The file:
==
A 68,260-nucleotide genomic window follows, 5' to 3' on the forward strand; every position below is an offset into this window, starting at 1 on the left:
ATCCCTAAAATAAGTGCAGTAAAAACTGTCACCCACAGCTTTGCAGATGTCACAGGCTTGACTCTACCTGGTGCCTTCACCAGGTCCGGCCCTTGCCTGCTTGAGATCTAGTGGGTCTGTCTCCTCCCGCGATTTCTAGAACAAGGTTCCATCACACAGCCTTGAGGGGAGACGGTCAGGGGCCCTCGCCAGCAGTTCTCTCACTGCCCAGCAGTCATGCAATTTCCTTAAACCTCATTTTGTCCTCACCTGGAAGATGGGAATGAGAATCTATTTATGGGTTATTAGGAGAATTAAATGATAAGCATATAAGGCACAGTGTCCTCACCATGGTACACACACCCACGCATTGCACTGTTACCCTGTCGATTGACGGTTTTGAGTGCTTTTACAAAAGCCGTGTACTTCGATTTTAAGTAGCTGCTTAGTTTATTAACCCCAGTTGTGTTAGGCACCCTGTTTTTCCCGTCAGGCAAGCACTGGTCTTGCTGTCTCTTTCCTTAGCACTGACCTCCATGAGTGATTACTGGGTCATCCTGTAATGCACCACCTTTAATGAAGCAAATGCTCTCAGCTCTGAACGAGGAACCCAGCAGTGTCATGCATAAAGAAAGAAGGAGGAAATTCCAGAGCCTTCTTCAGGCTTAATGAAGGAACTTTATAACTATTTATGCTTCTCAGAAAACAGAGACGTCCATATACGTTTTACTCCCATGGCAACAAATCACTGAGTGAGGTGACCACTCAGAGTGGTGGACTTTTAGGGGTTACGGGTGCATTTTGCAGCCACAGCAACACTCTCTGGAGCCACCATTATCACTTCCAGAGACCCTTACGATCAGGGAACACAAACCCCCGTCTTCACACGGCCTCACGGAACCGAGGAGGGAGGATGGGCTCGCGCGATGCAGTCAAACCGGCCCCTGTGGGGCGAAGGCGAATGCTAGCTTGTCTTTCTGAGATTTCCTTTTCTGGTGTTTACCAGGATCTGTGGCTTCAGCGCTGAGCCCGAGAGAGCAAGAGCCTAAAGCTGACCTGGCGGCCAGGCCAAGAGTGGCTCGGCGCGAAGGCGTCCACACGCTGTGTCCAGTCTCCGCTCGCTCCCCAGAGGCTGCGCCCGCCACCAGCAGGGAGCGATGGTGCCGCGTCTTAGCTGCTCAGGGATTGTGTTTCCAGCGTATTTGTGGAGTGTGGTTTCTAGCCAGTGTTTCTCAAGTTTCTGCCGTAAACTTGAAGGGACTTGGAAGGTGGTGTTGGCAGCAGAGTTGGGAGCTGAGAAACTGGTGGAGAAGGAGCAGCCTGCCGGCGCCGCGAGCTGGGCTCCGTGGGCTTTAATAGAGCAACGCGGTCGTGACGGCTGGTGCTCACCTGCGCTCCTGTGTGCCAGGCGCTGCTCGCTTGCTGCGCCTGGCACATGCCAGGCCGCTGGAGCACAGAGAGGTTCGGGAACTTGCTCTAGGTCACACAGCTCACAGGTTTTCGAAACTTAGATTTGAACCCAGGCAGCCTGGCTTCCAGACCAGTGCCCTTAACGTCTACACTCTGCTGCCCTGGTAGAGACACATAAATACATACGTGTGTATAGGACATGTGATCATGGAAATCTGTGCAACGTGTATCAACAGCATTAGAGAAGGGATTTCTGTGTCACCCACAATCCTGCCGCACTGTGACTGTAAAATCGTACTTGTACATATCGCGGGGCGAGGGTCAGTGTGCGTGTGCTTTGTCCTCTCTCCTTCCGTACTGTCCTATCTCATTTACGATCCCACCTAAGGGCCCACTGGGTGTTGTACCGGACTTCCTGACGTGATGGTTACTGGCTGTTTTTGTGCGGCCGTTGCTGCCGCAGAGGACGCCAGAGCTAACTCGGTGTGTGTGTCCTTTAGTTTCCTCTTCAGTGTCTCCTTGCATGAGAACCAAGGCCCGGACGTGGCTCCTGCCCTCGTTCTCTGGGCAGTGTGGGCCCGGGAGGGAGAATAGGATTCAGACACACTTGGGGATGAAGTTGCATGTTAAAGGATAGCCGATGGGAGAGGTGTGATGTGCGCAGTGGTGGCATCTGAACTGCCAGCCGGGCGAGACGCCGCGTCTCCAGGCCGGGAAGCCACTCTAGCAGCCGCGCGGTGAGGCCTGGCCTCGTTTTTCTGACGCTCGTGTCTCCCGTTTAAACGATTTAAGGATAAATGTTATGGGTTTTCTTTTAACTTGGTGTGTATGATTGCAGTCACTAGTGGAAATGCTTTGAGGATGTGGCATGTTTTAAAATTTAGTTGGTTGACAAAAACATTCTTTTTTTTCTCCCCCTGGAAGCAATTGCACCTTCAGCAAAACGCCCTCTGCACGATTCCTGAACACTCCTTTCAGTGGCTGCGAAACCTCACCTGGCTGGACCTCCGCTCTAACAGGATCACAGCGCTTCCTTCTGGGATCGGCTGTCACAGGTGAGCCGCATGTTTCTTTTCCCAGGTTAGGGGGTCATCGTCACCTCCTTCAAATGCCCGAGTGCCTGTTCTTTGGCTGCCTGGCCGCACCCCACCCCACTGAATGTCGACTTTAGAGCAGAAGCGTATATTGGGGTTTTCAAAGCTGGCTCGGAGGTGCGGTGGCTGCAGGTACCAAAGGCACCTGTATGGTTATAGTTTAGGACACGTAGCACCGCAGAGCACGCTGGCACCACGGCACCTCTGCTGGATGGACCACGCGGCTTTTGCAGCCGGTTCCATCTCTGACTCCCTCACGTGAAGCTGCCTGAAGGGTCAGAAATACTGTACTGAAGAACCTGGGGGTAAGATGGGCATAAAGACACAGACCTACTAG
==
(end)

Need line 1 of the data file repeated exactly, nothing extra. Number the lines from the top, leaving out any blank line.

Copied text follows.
A 68,260-nucleotide genomic window follows, 5' to 3' on the forward strand; every position below is an offset into this window, starting at 1 on the left: